instability strip

the region between the main sequence and the right side  

where stars have begun helium fusion and expand

how can variable stars be identified?

their changes in brightness in a field of stars with constant  luminosity

RR Lyrae variables

stars that are post-helium flash that pass through the lower end of the instability strip as they move horizontally on the H-R  diagram

cepheid variable

brightens and fades because the star's outer layers expand and contract

type 1 cepheids

brighter, more massive, metal-rich stars

type 2 cepheids

dimmer, lower mass, metal-poor stars

Concept/Question Definition/Answer 

globular clusters

gravitationally bound groups of old stars from which few  

can escape

horizontal branch stars

hot stars less than 2M fusing helium in their cores

turnoff point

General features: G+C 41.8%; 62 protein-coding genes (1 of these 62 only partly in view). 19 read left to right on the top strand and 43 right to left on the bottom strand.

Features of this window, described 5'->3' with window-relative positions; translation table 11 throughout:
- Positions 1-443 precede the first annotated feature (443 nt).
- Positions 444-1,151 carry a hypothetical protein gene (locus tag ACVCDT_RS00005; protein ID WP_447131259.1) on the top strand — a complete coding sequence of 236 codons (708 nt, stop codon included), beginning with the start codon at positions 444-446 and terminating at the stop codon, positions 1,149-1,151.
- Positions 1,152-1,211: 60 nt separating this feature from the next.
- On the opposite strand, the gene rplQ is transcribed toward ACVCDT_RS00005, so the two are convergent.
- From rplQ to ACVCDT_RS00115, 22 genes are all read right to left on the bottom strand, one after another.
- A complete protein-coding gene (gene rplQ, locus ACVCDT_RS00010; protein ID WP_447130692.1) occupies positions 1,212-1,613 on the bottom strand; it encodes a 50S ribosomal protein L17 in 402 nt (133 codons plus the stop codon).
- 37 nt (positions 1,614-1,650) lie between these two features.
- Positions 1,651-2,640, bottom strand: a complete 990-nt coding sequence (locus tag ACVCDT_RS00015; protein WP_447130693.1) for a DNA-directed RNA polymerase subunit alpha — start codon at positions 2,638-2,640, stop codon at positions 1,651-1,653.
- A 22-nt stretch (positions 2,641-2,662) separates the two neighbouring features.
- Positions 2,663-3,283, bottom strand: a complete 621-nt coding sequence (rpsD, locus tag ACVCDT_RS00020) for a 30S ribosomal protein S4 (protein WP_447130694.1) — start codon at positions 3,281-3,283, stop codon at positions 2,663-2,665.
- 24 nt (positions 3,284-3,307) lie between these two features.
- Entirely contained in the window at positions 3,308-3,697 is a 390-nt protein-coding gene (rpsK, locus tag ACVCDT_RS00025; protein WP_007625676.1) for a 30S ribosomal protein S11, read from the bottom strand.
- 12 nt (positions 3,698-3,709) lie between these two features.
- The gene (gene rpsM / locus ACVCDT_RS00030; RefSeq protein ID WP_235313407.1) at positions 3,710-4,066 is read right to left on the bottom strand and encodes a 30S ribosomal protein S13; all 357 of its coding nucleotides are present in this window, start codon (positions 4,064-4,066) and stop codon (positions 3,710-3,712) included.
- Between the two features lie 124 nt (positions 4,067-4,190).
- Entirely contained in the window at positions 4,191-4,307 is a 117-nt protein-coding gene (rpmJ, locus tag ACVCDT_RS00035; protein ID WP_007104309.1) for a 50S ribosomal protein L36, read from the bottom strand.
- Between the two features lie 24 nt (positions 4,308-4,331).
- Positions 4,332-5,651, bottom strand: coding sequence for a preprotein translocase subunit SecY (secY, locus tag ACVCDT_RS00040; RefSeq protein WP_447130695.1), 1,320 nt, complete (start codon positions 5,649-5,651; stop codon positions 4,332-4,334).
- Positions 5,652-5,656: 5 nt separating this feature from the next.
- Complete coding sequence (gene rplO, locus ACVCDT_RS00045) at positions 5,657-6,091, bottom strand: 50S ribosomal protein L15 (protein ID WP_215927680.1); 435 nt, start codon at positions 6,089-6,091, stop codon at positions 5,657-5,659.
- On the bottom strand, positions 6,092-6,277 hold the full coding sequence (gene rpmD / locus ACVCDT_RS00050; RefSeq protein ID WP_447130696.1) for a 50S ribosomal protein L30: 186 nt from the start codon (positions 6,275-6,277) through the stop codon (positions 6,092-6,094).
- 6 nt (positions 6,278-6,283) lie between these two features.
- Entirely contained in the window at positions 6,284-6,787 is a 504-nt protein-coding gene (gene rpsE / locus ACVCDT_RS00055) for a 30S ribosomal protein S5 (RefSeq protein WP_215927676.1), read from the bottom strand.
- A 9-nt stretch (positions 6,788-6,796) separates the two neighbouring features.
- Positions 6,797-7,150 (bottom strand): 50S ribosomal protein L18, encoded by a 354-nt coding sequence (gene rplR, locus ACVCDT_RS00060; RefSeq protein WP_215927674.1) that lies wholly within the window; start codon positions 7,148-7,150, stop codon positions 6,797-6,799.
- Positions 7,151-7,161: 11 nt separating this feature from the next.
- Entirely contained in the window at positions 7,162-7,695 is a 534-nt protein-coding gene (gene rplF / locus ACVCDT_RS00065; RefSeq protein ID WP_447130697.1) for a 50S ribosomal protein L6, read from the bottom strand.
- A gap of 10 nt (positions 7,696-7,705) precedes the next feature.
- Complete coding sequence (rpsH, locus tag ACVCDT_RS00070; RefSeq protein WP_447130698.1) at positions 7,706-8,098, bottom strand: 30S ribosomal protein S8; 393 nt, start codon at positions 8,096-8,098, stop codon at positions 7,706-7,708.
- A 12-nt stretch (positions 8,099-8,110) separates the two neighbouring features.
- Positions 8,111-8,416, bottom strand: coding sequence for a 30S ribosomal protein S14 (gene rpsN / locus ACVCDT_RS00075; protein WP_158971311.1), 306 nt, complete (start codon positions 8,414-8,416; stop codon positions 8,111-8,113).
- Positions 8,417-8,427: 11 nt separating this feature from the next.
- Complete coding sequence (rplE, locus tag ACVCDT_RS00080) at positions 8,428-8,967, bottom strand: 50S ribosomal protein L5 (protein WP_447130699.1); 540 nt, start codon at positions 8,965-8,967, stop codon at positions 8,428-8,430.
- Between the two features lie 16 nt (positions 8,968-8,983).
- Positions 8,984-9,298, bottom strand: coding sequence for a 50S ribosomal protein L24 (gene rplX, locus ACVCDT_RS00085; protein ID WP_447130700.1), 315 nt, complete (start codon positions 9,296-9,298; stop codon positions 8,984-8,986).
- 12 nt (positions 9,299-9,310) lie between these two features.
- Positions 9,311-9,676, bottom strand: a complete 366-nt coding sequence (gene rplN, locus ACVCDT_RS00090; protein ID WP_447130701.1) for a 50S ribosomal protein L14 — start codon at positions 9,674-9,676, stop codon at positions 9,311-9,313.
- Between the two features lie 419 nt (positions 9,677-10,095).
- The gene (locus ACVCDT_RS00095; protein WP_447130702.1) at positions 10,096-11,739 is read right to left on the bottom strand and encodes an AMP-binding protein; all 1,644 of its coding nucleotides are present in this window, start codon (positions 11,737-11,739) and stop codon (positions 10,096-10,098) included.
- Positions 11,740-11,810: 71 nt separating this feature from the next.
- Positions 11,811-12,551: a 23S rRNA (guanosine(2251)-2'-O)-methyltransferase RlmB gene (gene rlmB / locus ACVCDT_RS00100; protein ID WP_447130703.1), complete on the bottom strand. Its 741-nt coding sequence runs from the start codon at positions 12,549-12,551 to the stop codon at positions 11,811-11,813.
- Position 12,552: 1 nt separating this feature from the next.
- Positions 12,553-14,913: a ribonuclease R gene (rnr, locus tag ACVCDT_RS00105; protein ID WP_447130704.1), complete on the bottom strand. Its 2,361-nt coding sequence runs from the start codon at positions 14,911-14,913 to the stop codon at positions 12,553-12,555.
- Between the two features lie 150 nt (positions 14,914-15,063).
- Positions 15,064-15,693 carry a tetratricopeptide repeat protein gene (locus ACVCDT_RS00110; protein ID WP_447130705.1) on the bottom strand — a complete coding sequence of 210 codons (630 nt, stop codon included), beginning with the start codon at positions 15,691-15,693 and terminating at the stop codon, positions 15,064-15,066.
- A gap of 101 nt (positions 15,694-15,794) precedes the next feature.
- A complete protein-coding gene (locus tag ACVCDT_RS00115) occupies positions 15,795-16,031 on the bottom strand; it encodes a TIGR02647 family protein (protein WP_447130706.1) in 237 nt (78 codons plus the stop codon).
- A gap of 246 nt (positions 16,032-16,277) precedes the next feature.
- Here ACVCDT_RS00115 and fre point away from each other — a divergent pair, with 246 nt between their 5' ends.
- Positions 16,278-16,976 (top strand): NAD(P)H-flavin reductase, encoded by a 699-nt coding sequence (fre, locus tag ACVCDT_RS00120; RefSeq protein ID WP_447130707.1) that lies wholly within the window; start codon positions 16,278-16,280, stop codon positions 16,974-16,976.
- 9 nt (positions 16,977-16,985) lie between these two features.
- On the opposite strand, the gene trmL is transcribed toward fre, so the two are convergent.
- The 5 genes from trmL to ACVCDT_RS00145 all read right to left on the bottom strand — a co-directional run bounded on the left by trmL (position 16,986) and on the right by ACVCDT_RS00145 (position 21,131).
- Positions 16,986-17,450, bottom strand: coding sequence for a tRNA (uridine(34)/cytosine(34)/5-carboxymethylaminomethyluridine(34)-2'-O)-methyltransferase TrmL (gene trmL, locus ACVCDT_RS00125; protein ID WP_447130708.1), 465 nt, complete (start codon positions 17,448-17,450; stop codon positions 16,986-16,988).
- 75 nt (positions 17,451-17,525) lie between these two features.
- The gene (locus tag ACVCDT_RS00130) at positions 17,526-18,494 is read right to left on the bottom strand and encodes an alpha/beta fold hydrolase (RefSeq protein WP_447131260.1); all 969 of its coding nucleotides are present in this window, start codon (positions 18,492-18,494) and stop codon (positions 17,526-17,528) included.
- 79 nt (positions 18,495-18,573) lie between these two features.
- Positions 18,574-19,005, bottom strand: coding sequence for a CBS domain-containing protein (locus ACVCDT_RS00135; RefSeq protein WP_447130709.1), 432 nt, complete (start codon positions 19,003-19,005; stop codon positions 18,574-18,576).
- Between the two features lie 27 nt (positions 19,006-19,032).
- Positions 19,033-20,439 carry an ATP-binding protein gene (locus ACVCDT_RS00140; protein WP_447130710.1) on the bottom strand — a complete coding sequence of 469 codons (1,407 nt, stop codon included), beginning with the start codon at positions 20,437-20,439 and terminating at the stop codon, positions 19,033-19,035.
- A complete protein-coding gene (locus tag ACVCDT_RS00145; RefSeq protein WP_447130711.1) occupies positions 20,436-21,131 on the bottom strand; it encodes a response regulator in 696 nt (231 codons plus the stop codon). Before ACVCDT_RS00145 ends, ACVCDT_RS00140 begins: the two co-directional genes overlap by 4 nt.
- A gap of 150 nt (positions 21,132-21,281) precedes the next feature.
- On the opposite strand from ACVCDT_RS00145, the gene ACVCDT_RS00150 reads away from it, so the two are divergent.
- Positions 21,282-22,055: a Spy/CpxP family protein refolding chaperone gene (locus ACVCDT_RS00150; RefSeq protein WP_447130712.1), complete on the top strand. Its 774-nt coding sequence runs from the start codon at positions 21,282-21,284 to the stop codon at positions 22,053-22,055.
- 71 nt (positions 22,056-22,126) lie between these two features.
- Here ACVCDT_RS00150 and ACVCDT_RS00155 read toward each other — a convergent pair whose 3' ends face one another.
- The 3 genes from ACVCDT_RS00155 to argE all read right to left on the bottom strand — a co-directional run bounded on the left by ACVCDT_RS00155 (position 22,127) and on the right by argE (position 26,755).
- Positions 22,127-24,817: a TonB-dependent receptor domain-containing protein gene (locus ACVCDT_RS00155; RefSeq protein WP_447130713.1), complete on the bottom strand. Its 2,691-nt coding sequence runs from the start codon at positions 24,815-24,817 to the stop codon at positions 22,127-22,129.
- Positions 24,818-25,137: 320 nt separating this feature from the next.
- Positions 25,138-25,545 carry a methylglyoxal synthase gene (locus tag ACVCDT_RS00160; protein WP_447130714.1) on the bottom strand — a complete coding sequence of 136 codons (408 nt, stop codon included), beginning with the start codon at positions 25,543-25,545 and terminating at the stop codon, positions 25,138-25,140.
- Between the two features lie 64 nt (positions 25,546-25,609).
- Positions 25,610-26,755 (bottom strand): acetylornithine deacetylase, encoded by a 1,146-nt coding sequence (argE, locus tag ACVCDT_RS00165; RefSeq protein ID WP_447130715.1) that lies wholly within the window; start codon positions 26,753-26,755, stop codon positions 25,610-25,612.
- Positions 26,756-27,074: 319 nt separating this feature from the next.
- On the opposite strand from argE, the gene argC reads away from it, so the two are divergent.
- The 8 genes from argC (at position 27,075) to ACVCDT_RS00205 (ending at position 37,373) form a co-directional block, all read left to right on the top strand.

surviving portion of the main sequence that are just  

beginning to exhaust the hydrogen in their cores

population I stars

open clusters that formed from the debris of older metal

rich stars

population II stars

formed from older metal-poor stars

Roche lobs

the region surrounding binary stars; takes on a figure 8  

shape

Roche lobs and mass

the more massive star is always in the larger lobe

detached binary

when two stars are so far apart they live life cycles as if  

they were isolated and single

semidetached binary

when two stars are close, and one overflows is Roche lobe contact binary

when both stars completely fill their Roche lobes, because  they touch and exchange gas; not as common

overcontact binary

more common than contact; they overflow their lobes  

giving rise to a common atmospheric envelope

Ch. 12

Concept/Question Definition/Answer 

asymptotic giant branch star (AGB)

once helium shell fusion begins and the energy pushes the  outer envelope of the star and it leaves the horizontal branch  and ascends

planetary nebula

the core is showing, the expanding gas and dust is  

considered to be a  

does a white dwarf have an atmosphere?

yes, a thin layer of hydrogen and helium

how does a nova occur?

occur in close binary systems that contains white dwarfs  

the star deposits energy into; once the temperature increases  enough hydrogen fusion ignites and blows it into space; the  explosion is the nova